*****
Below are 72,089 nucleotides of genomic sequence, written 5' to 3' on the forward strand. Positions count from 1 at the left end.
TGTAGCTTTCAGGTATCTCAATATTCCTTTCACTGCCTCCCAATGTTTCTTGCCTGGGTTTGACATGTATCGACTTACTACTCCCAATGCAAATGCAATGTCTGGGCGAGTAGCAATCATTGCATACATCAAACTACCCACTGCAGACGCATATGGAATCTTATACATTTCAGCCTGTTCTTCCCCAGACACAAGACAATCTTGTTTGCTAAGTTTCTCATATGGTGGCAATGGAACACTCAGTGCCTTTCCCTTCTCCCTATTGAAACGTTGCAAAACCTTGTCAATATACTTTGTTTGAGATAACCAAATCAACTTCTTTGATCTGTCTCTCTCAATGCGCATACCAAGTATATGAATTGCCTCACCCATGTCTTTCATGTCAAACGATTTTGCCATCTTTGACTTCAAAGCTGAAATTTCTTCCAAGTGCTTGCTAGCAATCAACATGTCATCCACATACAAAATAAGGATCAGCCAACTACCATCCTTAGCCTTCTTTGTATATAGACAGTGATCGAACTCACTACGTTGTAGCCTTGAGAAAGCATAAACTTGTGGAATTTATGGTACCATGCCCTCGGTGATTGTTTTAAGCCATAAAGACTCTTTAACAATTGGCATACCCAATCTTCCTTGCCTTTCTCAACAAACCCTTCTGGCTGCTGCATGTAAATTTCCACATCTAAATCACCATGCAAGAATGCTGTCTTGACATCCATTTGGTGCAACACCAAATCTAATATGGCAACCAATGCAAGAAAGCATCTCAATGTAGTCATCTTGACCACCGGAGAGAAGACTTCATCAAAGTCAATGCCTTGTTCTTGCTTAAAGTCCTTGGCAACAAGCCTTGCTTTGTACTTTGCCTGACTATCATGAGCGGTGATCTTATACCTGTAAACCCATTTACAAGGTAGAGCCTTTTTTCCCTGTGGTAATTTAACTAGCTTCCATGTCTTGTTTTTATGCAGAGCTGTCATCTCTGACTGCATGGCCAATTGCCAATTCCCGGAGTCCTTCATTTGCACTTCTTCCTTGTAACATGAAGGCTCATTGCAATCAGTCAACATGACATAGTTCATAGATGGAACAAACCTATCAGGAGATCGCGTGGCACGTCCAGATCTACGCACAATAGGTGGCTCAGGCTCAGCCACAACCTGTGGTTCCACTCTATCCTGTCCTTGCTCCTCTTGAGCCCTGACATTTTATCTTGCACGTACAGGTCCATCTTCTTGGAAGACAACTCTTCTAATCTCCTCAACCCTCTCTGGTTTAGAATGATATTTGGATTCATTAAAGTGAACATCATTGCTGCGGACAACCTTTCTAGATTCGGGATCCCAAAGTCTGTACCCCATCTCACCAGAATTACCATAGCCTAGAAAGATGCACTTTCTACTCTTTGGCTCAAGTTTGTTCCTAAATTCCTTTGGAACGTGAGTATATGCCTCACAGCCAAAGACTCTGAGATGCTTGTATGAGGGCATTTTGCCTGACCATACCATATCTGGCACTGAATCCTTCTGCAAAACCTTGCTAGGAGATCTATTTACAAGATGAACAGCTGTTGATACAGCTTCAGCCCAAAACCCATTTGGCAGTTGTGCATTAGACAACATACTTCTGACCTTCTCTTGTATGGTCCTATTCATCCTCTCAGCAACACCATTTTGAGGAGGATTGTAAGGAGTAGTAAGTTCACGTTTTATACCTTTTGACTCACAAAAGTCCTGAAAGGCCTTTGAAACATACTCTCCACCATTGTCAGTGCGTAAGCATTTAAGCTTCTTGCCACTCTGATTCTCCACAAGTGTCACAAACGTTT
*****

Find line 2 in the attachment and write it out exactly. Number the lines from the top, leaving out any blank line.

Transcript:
TGTAGCTTTCAGGTATCTCAATATTCCTTTCACTGCCTCCCAATGTTTCTTGCCTGGGTTTGACATGTATCGACTTACTACTCCCAATGCAAATGCAATGTCTGGGCGAGTAGCAATCATTGCATACATCAAACTACCCACTGCAGACGCATATGGAATCTTATACATTTCAGCCTGTTCTTCCCCAGACACAAGACAATCTTGTTTGCTAAGTTTCTCATATGGTGGCAATGGAACACTCAGTGCCTTTCCCTTCTCCCTATTGAAACGTTGCAAAACCTTGTCAATATACTTTGTTTGAGATAACCAAATCAACTTCTTTGATCTGTCTCTCTCAATGCGCATACCAAGTATATGAATTGCCTCACCCATGTCTTTCATGTCAAACGATTTTGCCATCTTTGACTTCAAAGCTGAAATTTCTTCCAAGTGCTTGCTAGCAATCAACATGTCATCCACATACAAAATAAGGATCAGCCAACTACCATCCTTAGCCTTCTTTGTATATAGACAGTGATCGAACTCACTACGTTGTAGCCTTGAGAAAGCATAAACTTGTGGAATTTATGGTACCATGCCCTCGGTGATTGTTTTAAGCCATAAAGACTCTTTAACAATTGGCATACCCAATCTTCCTTGCCTTTCTCAACAAACCCTTCTGGCTGCTGCATGTAAATTTCCACATCTAAATCACCATGCAAGAATGCTGTCTTGACATCCATTTGGTGCAACACCAAATCTAATATGGCAACCAATGCAAGAAAGCATCTCAATGTAGTCATCTTGACCACCGGAGAGAAGACTTCATCAAAGTCAATGCCTTGTTCTTGCTTAAAGTCCTTGGCAACAAGCCTTGCTTTGTACTTTGCCTGACTATCATGAGCGGTGATCTTATACCTGTAAACCCATTTACAAGGTAGAGCCTTTTTTCCCTGTGGTAATTTAACTAGCTTCCATGTCTTGTTTTTATGCAGAGCTGTCATCTCTGACTGCATGGCCAATTGCCAATTCCCGGAGTCCTTCATTTGCACTTCTTCCTTGTAACATGAAGGCTCATTGCAATCAGTCAACATGACATAGTTCATAGATGGAACAAACCTATCAGGAGATCGCGTGGCACGTCCAGATCTACGCACAATAGGTGGCTCAGGCTCAGCCACAACCTGTGGTTCCACTCTATCCTGTCCTTGCTCCTCTTGAGCCCTGACATTTTATCTTGCACGTACAGGTCCATCTTCTTGGAAGACAACTCTTCTAATCTCCTCAACCCTCTCTGGTTTAGAATGATATTTGGATTCATTAAAGTGAACATCATTGCTGCGGACAACCTTTCTAGATTCGGGATCCCAAAGTCTGTACCCCATCTCACCAGAATTACCATAGCCTAGAAAGATGCACTTTCTACTCTTTGGCTCAAGTTTGTTCCTAAATTCCTTTGGAACGTGAGTATATGCCTCACAGCCAAAGACTCTGAGATGCTTGTATGAGGGCATTTTGCCTGACCATACCATATCTGGCACTGAATCCTTCTGCAAAACCTTGCTAGGAGATCTATTTACAAGATGAACAGCTGTTGATACAGCTTCAGCCCAAAACCCATTTGGCAGTTGTGCATTAGACAACATACTTCTGACCTTCTCTTGTATGGTCCTATTCATCCTCTCAGCAACACCATTTTGAGGAGGATTGTAAGGAGTAGTAAGTTCACGTTTTATACCTTTTGACTCACAAAAGTCCTGAAAGGCCTTTGAAACATACTCTCCACCATTGTCAGTGCGTAAGCATTTAAGCTTCTTGCCACTCTGATTCTCCACAAGTGTCACAAACGTTT